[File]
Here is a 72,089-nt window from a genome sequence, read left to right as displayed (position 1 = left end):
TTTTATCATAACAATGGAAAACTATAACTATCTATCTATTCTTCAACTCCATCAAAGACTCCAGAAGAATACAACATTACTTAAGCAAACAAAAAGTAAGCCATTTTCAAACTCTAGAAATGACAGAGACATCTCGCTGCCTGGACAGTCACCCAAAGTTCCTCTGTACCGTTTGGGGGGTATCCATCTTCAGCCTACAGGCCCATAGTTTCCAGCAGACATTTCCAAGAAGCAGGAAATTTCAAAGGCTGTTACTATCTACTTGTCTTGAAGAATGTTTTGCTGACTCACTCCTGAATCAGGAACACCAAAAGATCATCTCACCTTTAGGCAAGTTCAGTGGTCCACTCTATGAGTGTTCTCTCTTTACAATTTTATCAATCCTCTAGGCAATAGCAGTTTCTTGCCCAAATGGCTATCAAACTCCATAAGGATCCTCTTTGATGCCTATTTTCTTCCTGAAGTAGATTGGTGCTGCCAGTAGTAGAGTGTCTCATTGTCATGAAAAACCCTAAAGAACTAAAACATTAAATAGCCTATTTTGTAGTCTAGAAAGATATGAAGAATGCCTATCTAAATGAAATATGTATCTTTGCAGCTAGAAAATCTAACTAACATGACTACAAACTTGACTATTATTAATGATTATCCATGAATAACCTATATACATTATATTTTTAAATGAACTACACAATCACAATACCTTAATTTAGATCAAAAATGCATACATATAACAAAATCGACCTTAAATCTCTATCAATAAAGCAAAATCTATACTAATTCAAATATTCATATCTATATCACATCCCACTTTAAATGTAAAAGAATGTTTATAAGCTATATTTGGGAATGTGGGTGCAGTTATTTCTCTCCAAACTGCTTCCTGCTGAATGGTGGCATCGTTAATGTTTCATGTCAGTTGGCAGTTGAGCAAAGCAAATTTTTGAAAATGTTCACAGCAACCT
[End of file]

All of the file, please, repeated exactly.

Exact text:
Here is a 72,089-nt window from a genome sequence, read left to right as displayed (position 1 = left end):
TTTTATCATAACAATGGAAAACTATAACTATCTATCTATTCTTCAACTCCATCAAAGACTCCAGAAGAATACAACATTACTTAAGCAAACAAAAAGTAAGCCATTTTCAAACTCTAGAAATGACAGAGACATCTCGCTGCCTGGACAGTCACCCAAAGTTCCTCTGTACCGTTTGGGGGGTATCCATCTTCAGCCTACAGGCCCATAGTTTCCAGCAGACATTTCCAAGAAGCAGGAAATTTCAAAGGCTGTTACTATCTACTTGTCTTGAAGAATGTTTTGCTGACTCACTCCTGAATCAGGAACACCAAAAGATCATCTCACCTTTAGGCAAGTTCAGTGGTCCACTCTATGAGTGTTCTCTCTTTACAATTTTATCAATCCTCTAGGCAATAGCAGTTTCTTGCCCAAATGGCTATCAAACTCCATAAGGATCCTCTTTGATGCCTATTTTCTTCCTGAAGTAGATTGGTGCTGCCAGTAGTAGAGTGTCTCATTGTCATGAAAAACCCTAAAGAACTAAAACATTAAATAGCCTATTTTGTAGTCTAGAAAGATATGAAGAATGCCTATCTAAATGAAATATGTATCTTTGCAGCTAGAAAATCTAACTAACATGACTACAAACTTGACTATTATTAATGATTATCCATGAATAACCTATATACATTATATTTTTAAATGAACTACACAATCACAATACCTTAATTTAGATCAAAAATGCATACATATAACAAAATCGACCTTAAATCTCTATCAATAAAGCAAAATCTATACTAATTCAAATATTCATATCTATATCACATCCCACTTTAAATGTAAAAGAATGTTTATAAGCTATATTTGGGAATGTGGGTGCAGTTATTTCTCTCCAAACTGCTTCCTGCTGAATGGTGGCATCGTTAATGTTTCATGTCAGTTGGCAGTTGAGCAAAGCAAATTTTTGAAAATGTTCACAGCAACCT